We ate lunch here twice, also two weeks apart at the beginning and end of the honeymoon, our third and fourth times eating at the restaurant. Both times were fantastic (the second utterly so) and the execution was a noticeable, incredible step higher the second time: for direct comparison, 3 of the dishes were the same but better -- especially the vegetable raviolis which really sung -- and we preferred the different other dishes we received. Particularly a tomato salad and a chicken dish that both spoke to the perfection of ingredients achieving a simple intricacy. The reason for the difference in the lunches? Perhaps the vegetables that came in that day happened to be better. Also the restaurant was a lot less busy and we said it was our honeymoon. Finally, we prefer the waitresses to the waiters at l'Arpege. The waitresses just manage to display the highest professionalism and conviviality we've encountered anywhere of this formality and, funnily enough, during our first lunch we were served almost exclusively by men, and during the second by women. In terms of the whole experience, we love l'Arpège, always admire its aesthetic, and enjoy returning there to sample some old favourites and to discover new things. It's great how they keep tinkering with dishes, like the apple tart which now features fewer but bigger "roses", which have fresh almonds slotted inside when they didn't before -- a definite improvement.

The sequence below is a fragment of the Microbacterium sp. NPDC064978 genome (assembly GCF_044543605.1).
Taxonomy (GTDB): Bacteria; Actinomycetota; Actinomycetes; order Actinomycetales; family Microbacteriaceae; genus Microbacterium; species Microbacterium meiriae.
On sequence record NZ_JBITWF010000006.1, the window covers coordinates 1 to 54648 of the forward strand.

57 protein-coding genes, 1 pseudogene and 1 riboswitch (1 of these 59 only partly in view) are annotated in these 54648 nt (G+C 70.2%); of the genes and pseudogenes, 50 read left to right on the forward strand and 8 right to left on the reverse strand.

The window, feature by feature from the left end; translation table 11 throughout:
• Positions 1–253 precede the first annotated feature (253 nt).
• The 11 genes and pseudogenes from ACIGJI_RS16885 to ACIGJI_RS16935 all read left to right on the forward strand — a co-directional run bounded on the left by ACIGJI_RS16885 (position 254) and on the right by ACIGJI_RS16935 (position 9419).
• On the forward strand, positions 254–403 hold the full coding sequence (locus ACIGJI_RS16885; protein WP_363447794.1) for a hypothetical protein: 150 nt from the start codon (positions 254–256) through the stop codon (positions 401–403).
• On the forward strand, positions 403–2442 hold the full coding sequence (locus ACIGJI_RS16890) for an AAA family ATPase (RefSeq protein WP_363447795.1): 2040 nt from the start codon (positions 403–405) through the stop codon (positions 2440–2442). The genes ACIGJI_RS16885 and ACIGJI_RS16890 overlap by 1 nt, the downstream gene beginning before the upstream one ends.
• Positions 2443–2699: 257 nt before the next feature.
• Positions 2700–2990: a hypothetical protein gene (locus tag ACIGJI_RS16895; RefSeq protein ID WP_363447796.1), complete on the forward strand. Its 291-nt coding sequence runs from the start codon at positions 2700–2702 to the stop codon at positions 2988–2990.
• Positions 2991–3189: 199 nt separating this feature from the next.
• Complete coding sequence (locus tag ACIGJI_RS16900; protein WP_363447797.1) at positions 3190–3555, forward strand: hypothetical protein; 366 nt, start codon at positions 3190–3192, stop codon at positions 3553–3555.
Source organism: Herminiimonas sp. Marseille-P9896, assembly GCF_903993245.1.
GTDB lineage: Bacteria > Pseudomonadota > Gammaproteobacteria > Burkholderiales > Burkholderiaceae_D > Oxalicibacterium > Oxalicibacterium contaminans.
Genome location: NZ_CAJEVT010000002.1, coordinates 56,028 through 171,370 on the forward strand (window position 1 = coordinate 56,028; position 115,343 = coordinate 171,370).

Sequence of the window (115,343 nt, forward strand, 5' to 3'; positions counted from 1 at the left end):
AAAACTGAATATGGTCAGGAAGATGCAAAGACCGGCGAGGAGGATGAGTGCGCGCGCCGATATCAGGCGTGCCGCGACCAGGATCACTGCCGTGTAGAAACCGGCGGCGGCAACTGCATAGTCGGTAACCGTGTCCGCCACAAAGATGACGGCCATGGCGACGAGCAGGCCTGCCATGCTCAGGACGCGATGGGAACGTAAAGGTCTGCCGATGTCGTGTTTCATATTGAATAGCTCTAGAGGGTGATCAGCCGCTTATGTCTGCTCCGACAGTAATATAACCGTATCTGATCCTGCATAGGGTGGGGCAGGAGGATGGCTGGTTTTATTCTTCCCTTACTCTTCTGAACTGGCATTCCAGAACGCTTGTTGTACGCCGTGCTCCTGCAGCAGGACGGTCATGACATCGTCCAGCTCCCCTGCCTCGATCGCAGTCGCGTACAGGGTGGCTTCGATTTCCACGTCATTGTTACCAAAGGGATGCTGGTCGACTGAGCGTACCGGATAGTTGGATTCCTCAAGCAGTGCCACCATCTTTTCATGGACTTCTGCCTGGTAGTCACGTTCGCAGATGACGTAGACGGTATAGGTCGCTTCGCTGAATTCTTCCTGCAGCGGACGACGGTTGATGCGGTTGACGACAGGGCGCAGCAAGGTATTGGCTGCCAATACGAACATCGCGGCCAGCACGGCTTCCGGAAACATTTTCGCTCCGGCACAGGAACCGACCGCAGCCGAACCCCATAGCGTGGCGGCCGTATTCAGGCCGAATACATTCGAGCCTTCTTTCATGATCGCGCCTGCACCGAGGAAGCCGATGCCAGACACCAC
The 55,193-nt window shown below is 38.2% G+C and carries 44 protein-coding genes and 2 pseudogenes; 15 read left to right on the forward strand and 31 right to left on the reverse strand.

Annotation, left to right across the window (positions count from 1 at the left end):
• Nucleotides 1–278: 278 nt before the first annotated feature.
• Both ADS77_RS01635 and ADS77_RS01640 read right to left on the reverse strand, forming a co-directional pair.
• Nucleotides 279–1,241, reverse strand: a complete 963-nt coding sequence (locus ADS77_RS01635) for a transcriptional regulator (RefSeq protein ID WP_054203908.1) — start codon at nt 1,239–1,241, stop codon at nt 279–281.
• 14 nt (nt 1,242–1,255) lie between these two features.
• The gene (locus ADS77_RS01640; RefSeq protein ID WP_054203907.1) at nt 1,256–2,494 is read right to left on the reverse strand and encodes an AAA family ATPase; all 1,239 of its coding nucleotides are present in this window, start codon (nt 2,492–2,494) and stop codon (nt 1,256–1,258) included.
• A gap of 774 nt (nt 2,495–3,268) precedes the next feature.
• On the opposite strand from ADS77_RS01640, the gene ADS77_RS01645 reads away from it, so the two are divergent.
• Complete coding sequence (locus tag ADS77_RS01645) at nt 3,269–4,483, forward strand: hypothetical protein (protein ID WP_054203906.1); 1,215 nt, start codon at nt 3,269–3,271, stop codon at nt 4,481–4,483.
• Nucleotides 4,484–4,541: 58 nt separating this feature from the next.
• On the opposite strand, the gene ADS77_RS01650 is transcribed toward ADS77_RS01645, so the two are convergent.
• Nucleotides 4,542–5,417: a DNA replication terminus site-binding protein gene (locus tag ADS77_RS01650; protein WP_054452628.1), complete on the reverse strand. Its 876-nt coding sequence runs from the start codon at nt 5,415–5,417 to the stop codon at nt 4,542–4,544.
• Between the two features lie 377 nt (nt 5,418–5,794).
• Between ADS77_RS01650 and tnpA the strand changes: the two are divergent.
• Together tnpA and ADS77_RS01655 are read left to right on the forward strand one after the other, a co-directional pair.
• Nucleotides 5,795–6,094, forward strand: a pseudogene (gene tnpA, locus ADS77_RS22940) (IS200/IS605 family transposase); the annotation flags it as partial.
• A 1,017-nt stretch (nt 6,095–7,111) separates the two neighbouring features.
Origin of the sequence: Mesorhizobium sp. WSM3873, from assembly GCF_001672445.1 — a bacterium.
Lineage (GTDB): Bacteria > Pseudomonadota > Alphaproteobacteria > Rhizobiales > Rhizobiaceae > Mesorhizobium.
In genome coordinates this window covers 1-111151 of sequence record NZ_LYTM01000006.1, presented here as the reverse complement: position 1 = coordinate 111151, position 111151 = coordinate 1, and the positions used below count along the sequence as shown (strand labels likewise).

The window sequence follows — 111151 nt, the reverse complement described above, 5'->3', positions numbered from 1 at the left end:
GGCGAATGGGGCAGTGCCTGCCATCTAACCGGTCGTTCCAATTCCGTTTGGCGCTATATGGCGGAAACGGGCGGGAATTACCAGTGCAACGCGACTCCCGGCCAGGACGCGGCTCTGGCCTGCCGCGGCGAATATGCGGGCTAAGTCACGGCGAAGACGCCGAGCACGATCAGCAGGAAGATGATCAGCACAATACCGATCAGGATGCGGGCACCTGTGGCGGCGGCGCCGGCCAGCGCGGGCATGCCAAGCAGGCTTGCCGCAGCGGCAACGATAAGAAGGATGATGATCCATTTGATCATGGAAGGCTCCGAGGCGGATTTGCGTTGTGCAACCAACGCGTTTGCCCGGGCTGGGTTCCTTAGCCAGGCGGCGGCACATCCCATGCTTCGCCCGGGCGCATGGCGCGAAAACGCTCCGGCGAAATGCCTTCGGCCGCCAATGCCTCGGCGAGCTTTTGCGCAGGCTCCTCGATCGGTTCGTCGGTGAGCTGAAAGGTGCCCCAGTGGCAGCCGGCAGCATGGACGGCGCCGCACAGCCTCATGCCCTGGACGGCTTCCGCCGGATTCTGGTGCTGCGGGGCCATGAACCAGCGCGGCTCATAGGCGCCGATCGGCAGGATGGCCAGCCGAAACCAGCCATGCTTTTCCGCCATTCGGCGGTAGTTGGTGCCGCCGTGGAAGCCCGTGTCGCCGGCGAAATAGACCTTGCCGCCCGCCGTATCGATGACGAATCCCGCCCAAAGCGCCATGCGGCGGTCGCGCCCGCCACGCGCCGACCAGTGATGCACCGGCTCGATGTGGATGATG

Here's what we ate on the second lunch, which speaks for itself:
potato crisps topped with vegetable garnishes; gazpacho with celery-mustard ice cream; vegetable raviolis with fennel-onion consomee; a thin layer of long-cooked red onion and parmesan, with purslane, thai basil and red currants; tomato salad with parmesan, fennel, thai basil, chives, onion, cabbage and strawberry; lobster with "transparency" of turnip and an agrodolce made with Passard's own honey; egg with spices, cream and maple syrup; warm cucumber and scallions with onion cream; monkfish, peas, smoked potatoes, chives, wine sauce; couscous with root vegetables, and a vegetable-harissa "merguez" sausage; poularde cooked with hay "en papillote", with smoked cabbage mousse and onions slow-roasted in their skins; cheese; tarte aux pommes, in roses, with salted caramel sauce; millefeuille with geranium cream-froth, raspberries and strawberries; petits fours